You’d think those who were most hesitant would be from less-educated backgrounds, perhaps because they don’t understand the science or are unaware how crucial vaccination is to their child’s health. But in fact research suggests the opposite is true. With MMR, for example, some of the lowest rates of uptake of the vaccine are in some of the most wealthy regions. This suggests that groups of people who are typically educated, and otherwise pro-active on health matters, are actively turning their backs on vaccines.

This feels to me like part of a wider trend. I’ve certainly noticed in middle class patients a growing sense that they know best when it comes to their health. They don’t blindly trust doctors or experts anymore, and are often resistant to, or sceptical of, health campaigns because they don’t like being told what to do.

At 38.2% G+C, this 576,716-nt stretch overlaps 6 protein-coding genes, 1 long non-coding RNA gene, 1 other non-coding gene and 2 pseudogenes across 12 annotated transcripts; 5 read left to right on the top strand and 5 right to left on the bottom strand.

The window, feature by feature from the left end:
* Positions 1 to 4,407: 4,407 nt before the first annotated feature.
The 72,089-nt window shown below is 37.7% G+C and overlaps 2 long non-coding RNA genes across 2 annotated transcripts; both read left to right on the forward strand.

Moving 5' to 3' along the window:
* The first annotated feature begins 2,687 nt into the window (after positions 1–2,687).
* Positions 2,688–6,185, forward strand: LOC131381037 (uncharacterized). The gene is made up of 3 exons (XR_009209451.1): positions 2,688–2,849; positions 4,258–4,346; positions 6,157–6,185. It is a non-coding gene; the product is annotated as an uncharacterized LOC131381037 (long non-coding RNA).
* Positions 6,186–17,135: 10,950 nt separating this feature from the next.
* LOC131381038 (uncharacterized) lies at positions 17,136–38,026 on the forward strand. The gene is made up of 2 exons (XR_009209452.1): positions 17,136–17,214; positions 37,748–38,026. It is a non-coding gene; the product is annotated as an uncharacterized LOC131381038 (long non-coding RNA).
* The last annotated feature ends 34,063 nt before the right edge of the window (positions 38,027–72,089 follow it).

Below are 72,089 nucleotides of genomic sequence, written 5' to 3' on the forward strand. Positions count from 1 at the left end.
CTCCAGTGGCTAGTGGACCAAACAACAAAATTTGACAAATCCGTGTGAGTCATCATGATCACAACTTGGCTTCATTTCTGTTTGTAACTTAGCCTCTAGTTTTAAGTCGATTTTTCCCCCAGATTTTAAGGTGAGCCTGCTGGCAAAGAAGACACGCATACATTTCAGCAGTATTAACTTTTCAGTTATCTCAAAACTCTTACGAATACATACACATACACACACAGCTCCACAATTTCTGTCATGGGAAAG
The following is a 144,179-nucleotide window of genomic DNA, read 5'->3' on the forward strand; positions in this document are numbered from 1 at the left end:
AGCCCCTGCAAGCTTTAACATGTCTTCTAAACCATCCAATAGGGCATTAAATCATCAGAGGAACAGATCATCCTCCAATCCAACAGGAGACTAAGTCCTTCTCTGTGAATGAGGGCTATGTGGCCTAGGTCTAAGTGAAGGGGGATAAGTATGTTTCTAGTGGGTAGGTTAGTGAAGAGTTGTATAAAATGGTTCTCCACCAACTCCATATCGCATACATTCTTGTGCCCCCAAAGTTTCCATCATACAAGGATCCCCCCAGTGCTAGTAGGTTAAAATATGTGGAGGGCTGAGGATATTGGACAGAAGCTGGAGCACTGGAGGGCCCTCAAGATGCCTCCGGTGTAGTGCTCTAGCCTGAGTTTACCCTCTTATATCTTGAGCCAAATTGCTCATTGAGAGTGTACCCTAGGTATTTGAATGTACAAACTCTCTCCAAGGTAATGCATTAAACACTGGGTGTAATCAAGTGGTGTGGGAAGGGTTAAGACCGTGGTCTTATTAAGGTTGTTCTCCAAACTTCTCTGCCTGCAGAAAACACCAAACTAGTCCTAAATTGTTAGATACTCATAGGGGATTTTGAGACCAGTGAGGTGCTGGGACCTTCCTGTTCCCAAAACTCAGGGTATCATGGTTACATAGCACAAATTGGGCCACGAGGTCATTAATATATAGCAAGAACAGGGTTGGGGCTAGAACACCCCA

This lack of trust has been heightened by social media. People are bombarded by misinformation and downright lies online – and too many believe them.

It’s all too easy to get sucked into forums run by people who think they ‘know more’ than doctors.

Add the sense of superiority one sometimes finds among middle class patients – a reluctance to defer to those with medical qualifications – and you’ve got a vaccine refuser.

There’s another, more nebulous problem: people are tired of vaccines after Covid.

Humans tend to have a short attention span and after the monumental push to get people vaccinated back in 2020, they are simply bored with hearing about jabs and how important they are. They aren’t prioritising it.